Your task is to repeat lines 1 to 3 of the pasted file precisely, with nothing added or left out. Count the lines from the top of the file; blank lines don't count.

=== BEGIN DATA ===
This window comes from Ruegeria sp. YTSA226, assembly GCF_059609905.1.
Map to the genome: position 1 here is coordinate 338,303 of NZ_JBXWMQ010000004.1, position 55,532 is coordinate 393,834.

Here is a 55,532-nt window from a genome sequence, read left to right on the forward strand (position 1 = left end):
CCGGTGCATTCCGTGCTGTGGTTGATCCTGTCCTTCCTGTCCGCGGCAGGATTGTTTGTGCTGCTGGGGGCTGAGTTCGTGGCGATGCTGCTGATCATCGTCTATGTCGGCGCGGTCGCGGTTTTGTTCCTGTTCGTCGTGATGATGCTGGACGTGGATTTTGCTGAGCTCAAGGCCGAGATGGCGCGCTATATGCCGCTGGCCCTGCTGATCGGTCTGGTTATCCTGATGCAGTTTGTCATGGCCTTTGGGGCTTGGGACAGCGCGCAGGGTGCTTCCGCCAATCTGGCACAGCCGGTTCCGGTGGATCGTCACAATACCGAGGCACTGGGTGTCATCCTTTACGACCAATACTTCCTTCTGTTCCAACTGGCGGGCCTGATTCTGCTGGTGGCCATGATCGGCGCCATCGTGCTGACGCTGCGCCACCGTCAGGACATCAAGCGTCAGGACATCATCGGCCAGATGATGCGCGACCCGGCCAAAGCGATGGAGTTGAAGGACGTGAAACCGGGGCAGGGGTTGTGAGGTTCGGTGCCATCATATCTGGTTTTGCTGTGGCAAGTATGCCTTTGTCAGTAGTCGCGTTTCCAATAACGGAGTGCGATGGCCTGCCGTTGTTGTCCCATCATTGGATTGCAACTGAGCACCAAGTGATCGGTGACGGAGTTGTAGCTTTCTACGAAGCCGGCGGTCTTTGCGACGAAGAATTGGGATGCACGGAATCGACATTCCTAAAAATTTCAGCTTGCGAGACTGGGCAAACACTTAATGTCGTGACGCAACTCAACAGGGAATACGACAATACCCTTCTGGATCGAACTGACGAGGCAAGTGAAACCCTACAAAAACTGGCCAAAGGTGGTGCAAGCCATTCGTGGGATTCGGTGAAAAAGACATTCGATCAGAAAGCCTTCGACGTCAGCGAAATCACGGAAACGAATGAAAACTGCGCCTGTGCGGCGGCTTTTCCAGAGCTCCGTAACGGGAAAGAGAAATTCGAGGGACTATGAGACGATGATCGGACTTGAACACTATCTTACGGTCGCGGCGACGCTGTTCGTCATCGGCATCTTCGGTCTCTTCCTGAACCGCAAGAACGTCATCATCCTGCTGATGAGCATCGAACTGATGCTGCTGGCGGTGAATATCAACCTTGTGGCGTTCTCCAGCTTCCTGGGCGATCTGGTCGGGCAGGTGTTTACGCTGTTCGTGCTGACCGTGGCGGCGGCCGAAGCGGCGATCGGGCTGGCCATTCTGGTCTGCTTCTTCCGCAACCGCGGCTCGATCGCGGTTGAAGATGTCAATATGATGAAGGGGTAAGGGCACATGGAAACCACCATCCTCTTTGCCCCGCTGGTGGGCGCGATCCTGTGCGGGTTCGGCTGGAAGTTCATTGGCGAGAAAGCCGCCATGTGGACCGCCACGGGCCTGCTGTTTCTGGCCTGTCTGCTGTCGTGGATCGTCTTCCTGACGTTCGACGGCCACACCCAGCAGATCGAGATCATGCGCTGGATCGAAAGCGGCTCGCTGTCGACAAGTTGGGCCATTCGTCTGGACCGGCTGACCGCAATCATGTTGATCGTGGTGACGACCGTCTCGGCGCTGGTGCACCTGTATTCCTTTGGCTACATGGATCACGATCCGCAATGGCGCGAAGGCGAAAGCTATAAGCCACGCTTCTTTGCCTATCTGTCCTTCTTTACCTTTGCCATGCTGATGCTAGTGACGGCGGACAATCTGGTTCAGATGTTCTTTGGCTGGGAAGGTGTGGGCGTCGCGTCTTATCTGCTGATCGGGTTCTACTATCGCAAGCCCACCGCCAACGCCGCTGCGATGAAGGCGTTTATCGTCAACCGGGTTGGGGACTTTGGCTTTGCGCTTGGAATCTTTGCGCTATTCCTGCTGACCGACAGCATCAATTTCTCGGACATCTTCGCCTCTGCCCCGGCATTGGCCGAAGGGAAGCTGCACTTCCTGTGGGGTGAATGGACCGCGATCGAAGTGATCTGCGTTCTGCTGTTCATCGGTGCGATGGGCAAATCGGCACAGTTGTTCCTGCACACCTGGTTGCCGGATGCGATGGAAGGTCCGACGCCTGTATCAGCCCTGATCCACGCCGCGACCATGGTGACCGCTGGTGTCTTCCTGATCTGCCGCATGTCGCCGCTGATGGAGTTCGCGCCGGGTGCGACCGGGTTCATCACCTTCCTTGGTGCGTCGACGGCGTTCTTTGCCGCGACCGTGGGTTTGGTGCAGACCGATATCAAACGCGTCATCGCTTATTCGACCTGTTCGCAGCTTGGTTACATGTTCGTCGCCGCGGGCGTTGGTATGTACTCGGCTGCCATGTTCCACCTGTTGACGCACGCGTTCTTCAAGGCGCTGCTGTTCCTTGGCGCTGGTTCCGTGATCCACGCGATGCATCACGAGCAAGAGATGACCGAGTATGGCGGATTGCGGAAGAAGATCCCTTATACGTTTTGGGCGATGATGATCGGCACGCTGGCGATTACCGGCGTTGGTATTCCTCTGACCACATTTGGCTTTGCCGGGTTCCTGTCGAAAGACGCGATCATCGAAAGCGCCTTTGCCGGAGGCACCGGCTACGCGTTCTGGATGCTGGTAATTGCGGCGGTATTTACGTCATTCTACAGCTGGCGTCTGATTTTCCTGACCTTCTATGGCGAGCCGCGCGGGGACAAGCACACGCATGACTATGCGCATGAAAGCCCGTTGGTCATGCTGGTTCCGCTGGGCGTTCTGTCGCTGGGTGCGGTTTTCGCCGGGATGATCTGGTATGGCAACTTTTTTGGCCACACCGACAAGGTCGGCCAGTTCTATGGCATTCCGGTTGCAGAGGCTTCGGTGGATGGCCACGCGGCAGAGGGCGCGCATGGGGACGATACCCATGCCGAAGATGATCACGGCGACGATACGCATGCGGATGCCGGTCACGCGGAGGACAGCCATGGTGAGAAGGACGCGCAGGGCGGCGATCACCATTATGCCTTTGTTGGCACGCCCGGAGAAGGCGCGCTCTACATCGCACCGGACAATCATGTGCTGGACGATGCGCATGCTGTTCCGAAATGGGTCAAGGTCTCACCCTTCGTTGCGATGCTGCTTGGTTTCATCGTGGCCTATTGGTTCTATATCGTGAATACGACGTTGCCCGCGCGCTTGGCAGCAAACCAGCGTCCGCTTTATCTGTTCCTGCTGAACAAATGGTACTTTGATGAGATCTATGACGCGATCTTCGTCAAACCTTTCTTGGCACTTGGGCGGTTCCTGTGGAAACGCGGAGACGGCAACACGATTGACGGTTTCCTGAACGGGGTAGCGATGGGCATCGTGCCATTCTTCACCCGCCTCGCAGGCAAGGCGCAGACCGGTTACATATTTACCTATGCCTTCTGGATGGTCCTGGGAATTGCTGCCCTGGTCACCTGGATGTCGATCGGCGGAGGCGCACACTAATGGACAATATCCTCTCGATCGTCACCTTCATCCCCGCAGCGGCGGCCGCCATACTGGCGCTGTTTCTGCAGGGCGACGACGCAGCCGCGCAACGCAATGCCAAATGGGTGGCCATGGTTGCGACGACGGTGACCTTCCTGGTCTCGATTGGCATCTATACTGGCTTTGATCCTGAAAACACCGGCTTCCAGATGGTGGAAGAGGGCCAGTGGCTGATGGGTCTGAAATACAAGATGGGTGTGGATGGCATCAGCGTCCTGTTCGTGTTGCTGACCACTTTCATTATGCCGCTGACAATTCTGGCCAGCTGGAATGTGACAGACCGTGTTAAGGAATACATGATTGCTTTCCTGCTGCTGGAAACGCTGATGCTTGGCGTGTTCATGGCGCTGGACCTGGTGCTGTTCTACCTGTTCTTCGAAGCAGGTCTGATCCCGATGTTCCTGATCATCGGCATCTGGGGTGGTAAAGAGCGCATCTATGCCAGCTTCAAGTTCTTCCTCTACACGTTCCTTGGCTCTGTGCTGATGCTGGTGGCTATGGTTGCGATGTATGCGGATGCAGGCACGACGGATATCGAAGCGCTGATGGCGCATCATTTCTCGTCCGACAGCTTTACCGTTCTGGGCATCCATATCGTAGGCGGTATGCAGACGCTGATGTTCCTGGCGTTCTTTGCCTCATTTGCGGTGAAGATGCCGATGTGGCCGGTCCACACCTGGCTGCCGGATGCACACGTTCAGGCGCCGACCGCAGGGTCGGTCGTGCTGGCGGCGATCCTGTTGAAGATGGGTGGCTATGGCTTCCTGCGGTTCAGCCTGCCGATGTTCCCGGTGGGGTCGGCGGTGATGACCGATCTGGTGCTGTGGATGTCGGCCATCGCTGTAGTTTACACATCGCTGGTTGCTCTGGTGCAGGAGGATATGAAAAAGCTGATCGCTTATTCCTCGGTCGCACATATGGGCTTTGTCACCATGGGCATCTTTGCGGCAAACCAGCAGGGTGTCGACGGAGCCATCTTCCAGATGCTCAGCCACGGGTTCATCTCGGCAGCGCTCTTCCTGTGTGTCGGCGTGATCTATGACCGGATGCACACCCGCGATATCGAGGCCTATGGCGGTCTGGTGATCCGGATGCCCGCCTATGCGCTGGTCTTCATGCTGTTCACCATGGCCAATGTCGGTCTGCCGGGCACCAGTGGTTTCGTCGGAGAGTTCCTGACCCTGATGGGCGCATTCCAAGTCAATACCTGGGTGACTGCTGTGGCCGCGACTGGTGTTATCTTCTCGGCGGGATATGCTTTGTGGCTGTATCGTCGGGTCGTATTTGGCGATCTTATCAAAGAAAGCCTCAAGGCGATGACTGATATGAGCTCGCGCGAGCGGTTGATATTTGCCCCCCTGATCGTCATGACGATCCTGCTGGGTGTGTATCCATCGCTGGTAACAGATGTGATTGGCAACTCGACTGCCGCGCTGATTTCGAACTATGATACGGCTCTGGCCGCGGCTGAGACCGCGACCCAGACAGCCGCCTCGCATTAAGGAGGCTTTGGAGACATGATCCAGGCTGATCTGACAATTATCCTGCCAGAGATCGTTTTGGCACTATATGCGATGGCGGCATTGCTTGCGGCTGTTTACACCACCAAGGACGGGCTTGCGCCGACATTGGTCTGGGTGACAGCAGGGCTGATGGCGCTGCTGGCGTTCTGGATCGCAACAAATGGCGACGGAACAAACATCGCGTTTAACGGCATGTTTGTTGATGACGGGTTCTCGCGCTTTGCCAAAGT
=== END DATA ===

This window comes from Ruegeria sp. YTSA226, assembly GCF_059609905.1.
Map to the genome: position 1 here is coordinate 338,303 of NZ_JBXWMQ010000004.1, position 55,532 is coordinate 393,834.

Here is a 55,532-nt window from a genome sequence, read left to right on the forward strand (position 1 = left end):